[Win the game with rare openings] King’s Indian attack from the perspective of white pieces
C00 Kings Indian attack from the perspective of white pieces
The King’s Indian Attack (or KIA), also known as the Barcza System (after Gedeon Barcza), is a chess opening system for White.
The opening is not a series of specific moves, but rather a system that can be played from many different move orders. Though the KIA is often reached via 1.e4 followed by d3, Nd2, Ngf3, g3, Bg2, and 0-0, it can also arise from 1.g3, 1.Nf3, or even 1.d3.
The KIA is a mirror image of the setup adopted by Black in the King’s Indian Defence. Yet, because of White’s extra tempo, the nature of the subsequent play is often different from that of a typical King’s Indian Defence.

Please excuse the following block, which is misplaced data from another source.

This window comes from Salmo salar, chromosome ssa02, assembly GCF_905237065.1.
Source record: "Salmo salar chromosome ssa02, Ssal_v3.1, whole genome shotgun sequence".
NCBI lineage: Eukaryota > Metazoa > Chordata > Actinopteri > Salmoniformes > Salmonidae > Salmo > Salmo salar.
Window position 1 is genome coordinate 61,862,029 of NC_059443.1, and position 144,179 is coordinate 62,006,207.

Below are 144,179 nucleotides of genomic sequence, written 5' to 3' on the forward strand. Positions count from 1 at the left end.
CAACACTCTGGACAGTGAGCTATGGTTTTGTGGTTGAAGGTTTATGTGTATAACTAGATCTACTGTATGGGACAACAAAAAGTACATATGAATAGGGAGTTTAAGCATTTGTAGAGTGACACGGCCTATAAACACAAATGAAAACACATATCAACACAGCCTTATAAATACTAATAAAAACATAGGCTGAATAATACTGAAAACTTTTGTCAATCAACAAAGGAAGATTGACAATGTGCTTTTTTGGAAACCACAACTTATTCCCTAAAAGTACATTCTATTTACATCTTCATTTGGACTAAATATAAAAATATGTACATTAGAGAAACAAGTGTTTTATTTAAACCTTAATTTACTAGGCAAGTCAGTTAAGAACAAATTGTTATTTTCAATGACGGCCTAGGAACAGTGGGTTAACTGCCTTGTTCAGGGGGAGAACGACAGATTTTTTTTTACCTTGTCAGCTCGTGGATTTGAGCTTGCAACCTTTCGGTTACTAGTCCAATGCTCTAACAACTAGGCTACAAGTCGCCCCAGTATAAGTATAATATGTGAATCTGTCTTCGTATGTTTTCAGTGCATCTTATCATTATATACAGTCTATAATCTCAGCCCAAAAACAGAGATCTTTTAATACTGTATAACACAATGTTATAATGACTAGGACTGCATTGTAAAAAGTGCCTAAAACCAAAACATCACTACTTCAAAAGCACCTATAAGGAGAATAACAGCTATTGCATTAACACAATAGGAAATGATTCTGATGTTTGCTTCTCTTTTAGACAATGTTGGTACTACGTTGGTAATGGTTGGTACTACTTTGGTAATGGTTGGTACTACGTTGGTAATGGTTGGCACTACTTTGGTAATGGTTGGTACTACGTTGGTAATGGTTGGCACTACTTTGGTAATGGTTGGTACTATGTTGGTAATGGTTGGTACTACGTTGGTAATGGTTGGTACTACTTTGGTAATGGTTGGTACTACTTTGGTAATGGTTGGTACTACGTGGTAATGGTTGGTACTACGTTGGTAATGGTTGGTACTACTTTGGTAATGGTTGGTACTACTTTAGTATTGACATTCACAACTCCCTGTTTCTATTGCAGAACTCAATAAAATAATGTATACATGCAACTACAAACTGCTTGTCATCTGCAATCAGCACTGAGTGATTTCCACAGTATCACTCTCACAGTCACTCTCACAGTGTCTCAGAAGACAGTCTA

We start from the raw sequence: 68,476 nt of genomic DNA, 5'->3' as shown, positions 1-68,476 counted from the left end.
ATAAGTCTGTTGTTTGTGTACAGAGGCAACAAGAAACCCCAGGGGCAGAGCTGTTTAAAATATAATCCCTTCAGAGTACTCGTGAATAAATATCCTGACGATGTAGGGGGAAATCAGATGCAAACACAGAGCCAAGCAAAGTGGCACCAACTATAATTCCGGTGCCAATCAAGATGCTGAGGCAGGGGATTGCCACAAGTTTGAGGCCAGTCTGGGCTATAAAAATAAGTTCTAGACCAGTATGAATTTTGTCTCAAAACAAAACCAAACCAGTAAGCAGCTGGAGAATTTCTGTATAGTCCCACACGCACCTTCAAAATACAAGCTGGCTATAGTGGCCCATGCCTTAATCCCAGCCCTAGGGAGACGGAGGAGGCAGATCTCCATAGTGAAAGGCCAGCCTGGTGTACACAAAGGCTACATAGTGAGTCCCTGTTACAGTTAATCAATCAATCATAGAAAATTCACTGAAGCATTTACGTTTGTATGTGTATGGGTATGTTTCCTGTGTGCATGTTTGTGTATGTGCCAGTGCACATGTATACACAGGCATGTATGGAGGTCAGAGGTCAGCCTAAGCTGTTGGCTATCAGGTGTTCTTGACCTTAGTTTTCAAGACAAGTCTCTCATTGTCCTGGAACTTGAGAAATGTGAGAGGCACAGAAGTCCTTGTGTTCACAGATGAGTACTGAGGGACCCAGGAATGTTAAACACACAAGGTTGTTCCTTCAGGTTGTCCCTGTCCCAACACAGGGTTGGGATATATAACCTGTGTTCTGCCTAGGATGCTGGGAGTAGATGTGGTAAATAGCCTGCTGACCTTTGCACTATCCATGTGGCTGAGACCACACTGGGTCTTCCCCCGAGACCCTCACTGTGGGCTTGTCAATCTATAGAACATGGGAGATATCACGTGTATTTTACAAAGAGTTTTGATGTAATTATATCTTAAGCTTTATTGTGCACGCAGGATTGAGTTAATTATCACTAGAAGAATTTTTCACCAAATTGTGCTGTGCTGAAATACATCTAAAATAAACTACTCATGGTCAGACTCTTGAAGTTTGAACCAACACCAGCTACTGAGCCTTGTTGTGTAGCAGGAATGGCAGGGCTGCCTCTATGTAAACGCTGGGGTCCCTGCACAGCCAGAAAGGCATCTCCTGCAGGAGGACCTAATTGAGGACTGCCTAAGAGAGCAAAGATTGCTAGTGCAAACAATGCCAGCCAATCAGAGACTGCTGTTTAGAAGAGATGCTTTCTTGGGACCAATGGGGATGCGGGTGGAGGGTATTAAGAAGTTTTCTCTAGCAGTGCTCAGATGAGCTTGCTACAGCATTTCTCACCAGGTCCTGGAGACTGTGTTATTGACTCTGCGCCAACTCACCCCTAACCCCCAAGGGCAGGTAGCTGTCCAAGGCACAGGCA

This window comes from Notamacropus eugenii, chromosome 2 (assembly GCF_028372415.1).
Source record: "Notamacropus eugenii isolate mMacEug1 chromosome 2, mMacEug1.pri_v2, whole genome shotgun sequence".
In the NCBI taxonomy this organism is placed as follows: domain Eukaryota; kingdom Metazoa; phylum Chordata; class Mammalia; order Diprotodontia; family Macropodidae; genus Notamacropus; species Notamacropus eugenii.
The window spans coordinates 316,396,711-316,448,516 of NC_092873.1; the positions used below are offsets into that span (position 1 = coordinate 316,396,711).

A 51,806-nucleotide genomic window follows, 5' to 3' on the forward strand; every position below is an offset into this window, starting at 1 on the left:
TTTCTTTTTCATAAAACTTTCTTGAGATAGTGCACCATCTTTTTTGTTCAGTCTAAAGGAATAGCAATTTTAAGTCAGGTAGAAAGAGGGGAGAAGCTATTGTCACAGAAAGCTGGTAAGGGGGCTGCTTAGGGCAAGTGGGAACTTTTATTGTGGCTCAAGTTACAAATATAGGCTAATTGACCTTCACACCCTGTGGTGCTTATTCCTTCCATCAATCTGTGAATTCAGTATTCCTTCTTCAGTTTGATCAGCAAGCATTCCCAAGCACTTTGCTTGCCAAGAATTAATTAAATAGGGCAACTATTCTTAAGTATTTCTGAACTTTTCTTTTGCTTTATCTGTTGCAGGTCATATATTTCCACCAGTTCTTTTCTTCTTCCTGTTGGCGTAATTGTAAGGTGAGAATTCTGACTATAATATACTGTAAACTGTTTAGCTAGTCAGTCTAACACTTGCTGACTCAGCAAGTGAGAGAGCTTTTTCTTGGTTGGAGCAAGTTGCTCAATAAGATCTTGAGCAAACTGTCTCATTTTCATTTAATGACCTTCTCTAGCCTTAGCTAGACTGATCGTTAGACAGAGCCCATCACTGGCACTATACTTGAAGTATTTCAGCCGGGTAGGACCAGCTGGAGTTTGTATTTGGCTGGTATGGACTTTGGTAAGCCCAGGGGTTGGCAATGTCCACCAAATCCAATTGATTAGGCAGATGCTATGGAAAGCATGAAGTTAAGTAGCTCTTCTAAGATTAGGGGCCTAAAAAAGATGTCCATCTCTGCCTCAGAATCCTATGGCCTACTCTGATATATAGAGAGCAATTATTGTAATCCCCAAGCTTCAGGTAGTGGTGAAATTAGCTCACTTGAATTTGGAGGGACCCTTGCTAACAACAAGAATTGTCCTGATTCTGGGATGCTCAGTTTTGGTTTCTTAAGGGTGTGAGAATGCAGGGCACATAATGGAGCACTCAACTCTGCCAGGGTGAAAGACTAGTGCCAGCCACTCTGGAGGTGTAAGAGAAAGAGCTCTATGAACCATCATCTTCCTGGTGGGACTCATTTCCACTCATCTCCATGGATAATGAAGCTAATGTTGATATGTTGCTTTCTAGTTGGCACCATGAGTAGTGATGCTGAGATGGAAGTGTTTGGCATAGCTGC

By its nature, the KIA is a closed, strategic opening that presents its practitioner with common themes and tactics and a comfortable middlegame against various defences. White’s most common plan involves a central pawn push, e4–e5, leading to a central bind, kingside space, and concrete attacking chances on a kingside-castled black king. Black’s resources—more queenside space for example—are not to be underestimated. In fact, this asymmetry often leads to violent middlegames and neatly constructed mating nets involving sacrifices.